From the hill overlooking the river.

From the hill overlooking the river.

Another day was spent climbing the hill overlooking the city – a good way to combine a workout and sightseeing – for the most incredible view of Budapest. From the hill we could really appreciate the stunning architecture of the city.

From the hill looking over the city.

From the hill looking over the city.

On the last morning, we walked a few blocks to the ‘New York Cafe’ where, at the turn of the 20th century, Hungarian writers, journalists and poets would come to work on their latest novel or anthology. At one point, the cafe was crowned ‘the most beautiful cafe in the world’ because of the ornate and delicate decorations. We sipped our coffees/chocolate milkshake and waited for inspiration (would we feel the inclination to speak in rhyming couplets?) but none came. Perhaps we should have had more!

Jez and his milkshake at New York Cafe

Jez and his milkshake at New York Cafe

We have enjoyed parts of Eastern Europe and feel like there are places we would like to have more time. Budapest is one of them! It has been a fascinating city in terms of it’s history, very picturesque and visually stunning, easy to navigate.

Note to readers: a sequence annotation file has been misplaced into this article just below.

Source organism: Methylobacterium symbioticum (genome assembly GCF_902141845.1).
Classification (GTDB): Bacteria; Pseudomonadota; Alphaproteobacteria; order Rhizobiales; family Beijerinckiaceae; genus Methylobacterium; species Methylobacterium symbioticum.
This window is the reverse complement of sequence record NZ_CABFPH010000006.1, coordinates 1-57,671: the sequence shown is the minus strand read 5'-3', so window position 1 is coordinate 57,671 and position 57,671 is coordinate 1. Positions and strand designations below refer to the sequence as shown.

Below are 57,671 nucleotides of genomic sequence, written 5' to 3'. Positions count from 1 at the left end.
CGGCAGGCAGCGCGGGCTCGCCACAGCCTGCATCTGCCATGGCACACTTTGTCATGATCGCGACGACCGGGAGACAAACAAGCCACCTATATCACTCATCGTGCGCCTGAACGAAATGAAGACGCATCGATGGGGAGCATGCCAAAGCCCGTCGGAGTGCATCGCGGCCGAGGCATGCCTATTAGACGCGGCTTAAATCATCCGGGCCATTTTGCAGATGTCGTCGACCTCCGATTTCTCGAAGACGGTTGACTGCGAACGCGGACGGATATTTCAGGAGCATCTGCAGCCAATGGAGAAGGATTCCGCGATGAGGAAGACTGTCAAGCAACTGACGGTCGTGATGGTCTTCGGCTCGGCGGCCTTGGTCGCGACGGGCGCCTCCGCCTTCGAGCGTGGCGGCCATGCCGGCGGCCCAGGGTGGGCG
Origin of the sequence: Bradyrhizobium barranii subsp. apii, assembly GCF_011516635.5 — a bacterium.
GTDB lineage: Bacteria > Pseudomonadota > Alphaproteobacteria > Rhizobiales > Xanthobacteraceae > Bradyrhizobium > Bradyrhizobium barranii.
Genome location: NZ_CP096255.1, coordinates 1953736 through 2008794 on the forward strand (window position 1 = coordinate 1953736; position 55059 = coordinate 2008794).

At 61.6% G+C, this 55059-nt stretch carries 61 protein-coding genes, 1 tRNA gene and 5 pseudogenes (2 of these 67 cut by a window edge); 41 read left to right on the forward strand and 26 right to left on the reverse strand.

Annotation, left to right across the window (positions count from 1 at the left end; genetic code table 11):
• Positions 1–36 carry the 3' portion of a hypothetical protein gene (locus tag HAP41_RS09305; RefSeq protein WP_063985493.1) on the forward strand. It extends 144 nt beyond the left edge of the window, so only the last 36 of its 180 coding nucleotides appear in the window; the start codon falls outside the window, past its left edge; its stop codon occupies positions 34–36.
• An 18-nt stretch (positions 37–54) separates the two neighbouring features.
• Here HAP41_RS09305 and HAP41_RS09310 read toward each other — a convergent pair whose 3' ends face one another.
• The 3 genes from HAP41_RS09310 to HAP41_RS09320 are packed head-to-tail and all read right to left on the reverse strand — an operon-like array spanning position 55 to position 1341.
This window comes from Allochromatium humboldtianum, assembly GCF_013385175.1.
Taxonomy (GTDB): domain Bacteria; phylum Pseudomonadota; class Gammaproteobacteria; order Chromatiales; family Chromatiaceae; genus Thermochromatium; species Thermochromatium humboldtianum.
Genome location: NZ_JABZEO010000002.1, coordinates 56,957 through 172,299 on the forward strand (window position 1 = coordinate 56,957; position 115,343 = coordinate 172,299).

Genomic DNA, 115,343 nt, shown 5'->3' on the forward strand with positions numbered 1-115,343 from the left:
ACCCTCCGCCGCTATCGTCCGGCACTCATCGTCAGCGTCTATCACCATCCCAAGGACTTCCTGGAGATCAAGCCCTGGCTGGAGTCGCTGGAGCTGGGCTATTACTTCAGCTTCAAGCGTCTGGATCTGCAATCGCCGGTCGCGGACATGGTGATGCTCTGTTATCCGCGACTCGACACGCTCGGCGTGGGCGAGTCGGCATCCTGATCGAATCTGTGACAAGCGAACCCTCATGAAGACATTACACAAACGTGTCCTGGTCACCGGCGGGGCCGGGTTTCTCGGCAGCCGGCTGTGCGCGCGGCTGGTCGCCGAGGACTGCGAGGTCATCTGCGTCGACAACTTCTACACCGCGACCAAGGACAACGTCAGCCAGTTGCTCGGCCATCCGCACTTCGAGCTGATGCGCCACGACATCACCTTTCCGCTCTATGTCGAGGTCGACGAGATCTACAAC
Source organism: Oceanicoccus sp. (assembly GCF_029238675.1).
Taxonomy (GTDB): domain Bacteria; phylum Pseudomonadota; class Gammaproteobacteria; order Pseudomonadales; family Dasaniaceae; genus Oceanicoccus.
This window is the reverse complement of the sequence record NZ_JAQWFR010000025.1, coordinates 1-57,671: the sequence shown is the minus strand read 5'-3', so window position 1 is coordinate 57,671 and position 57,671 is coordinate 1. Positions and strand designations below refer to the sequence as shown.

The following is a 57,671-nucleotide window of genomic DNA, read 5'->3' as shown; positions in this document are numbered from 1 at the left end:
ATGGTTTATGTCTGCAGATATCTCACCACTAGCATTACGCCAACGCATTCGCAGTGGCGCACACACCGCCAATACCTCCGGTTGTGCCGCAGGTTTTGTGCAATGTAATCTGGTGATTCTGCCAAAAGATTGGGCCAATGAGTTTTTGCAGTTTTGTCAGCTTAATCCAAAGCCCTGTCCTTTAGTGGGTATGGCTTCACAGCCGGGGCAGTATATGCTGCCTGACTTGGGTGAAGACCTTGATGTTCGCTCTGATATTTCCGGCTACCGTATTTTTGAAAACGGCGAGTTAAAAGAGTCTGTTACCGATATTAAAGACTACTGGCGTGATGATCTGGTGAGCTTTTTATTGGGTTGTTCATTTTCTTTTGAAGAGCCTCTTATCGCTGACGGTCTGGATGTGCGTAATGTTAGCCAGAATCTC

Prague, Czech Republic.

It’s funny how you switch off from your daily rituals while traveling.

At home I would get up, open my laptop and have breakfast while reading the news. I have looked at those news sites twice, at most, over the past 7 weeks. So it was no wonder when we started receiving e-mails with comments like ‘really concerned about the weather situation’ or ‘I hope it improves for you’ we were a little surprised.

Yeah, I thought. The weather hasn’t been what I expected… I hope it improves too! I’d like sunshine and 25 please!